For much of the story, Max works to tell no one about the assault, the only person that knows is Dr. Archie. She has however avowed to keep Max’s confidence while looking further in to his “type” of intersexuality. At the time as her discovery, Max makes an alarming discovery of his own. It is this significant and crushing discovery which has the potential to destroy his family but is going to change everything that Max has had to realize about himself.

“The question he has to look inside himself to answer: Who is Max Walker, really?”

“I hate Hunter. I hate him for everything he’s doing to my mum, and to me and to my family.”

As I mentioned above, it’s this “edge of your seat” anticipation that propels you through Golden Boy easily and hungrily. Tarttelin has combined a coming of age story for an intersex boy with seamless explanation about the condition and the varied types of intersex persons. She has created an endearing and easily likeable character in Max and has beautifully described his coming of age with a twist. Outside of Max, easily my favourite character was his younger brother Daniel. He’s extremely precocious, has anger management issues, is highly intelligent and wants to build all life forms with robotic extensions –  but mostly, he thinks his brother is #1 in everything. His world consists of Max and the video game World of War. He worships Max, sees that his parents prefer Max over him, thinks Max shines at everything and can do no wrong. Tarttelin brilliantly captures his 10-year-old mind flawlessly in my opinion. Daniel will attach himself to your heart immediately. The longer the Walker’s keep Daniel in the dark, the more frustrated he becomes and the more you appreciate Tarttelin’s capture of true and rich characters.

Yes, Karen the mother, is shallow, annoying and frustratingly naïve in her wanting to keep Max as the sweet baby boy. Her yearning for Max stay as this soft, sensitive, never hormonal boy borders on the weird. Her deep-seated denial is almost laughable. She is determined to keep Max as this young boy and in a place where no one needs to find out about his secret – including Max himself it seems. But again, the drawing of this mother and her behaviour is excellent and completely believable. She’s the character you love to hate.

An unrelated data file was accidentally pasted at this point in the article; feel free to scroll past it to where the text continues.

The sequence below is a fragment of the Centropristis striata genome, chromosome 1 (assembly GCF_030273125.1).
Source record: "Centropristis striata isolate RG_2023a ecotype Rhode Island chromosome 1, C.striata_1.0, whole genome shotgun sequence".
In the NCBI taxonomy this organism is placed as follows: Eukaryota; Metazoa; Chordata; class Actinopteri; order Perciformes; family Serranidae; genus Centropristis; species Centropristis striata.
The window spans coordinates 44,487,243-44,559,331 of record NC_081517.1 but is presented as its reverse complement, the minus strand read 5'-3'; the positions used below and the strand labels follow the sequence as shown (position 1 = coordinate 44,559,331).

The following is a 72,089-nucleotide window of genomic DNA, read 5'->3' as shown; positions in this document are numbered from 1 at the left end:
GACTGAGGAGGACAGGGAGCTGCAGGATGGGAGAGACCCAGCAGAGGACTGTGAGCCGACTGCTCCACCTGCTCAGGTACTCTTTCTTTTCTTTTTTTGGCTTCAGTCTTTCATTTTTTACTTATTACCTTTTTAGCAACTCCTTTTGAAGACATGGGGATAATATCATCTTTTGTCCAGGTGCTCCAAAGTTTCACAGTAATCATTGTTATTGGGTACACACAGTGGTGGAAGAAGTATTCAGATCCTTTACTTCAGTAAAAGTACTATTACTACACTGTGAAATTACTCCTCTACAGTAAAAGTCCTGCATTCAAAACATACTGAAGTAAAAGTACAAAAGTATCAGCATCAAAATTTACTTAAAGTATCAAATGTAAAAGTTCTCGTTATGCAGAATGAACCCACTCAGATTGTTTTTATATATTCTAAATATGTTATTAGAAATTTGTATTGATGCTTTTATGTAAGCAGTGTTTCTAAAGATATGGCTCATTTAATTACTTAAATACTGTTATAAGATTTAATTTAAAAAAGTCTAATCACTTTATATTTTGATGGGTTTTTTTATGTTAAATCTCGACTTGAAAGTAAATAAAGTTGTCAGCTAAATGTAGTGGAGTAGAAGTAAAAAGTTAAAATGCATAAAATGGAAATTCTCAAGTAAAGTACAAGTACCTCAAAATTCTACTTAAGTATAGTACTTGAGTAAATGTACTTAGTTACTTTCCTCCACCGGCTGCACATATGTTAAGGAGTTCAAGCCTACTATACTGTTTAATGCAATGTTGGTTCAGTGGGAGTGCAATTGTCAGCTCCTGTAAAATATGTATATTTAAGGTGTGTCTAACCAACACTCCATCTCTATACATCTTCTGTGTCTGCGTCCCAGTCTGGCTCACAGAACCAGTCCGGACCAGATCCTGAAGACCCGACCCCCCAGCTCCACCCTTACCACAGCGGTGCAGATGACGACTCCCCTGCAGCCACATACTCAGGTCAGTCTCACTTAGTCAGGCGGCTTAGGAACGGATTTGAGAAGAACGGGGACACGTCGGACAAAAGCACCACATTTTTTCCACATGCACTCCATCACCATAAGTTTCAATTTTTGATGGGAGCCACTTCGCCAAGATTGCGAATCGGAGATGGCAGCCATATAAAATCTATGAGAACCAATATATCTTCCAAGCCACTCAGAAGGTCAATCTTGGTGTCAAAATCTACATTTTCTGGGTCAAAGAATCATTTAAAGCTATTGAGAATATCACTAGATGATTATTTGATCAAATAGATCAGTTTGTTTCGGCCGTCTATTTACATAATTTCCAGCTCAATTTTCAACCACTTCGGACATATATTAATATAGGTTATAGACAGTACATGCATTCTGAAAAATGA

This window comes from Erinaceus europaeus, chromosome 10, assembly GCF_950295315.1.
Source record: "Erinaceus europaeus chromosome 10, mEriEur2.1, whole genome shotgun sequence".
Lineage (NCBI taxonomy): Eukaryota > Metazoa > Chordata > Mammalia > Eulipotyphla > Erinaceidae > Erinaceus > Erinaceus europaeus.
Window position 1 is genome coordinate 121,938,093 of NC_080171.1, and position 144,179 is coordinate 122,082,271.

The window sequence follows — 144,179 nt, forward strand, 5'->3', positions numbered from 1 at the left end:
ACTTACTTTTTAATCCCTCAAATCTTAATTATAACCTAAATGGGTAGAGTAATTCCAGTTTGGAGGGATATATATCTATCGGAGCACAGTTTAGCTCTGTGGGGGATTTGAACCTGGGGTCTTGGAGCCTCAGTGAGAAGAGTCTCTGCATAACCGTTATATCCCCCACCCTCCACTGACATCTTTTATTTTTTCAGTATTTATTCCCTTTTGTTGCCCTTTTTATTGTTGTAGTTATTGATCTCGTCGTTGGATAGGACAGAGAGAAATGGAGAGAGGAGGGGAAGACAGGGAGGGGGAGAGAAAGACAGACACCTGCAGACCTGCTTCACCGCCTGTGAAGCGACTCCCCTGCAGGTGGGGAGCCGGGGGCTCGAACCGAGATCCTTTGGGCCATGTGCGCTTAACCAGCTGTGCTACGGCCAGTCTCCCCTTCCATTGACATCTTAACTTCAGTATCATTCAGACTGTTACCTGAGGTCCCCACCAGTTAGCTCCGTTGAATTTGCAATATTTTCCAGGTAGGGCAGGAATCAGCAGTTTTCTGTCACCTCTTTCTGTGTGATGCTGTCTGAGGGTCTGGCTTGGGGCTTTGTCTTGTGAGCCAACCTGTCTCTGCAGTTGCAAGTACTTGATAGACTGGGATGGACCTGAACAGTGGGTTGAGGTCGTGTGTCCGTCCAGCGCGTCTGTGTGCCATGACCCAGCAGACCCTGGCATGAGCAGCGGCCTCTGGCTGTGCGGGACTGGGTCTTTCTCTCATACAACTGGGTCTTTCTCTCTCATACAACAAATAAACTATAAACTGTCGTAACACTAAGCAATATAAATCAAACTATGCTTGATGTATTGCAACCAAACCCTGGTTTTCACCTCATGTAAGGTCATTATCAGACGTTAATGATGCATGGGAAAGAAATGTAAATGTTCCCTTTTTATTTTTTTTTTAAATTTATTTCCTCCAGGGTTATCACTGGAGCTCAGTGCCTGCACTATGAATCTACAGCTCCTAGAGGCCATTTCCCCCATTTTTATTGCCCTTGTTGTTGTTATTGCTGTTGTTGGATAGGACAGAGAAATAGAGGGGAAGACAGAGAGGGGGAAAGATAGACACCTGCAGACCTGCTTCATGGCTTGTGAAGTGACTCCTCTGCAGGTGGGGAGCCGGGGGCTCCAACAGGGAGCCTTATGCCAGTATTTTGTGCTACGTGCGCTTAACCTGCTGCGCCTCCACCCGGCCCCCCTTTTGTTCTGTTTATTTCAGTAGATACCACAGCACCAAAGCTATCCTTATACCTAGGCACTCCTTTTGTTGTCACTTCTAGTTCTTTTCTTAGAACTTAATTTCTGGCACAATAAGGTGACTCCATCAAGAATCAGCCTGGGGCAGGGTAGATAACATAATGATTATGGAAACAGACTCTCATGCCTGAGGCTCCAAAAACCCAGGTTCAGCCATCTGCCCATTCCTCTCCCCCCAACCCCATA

“I was walking in, waving him away…I didn’t want to talk about Max’s being intersex anymore.”

When the secret is more out in the open, and the true and hurtful event that Max has had to endure in silence is known is the time when Max must really come to terms with who he is, what he feels he wants to be, and what he can expect in the future. It’s all written so wonderfully.

“If I don’t have the operations now, I’ll start to look different. Or rather, everyone else will start to look different, and I’ll stay the same. This is the turning point. This is the time when whether you are a boy or a girl counts. And you to pick one. Why? Because those are the rules. Everything else is a nonentity. I wish I could just tell everyone. I wish being me was normal, or if not normal, then accepted. I wish I didn’t have to hide all these thoughts. I wish I didn’t have to be alone with this, to worry that I’ll always be alone. Maybe that’s the worse thing about being intersex. That I can’t tell anyone. I don’t want to be alone anymore.”

Golden Boy starts, continues and ends on very satisfying points. I read through it in a short number of days, glued to the pages the whole time. This is a wonderful debut from a very young author that is definitely one to watch for more from in the future. I know I will be! Kudos for describing an interesting yet difficult issue or topic in such an exquisite manner.

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3 thoughts on “Book Review: Golden Boy

  1. Pingback: 2013 BookerMarks Long List Projections | BookerMarks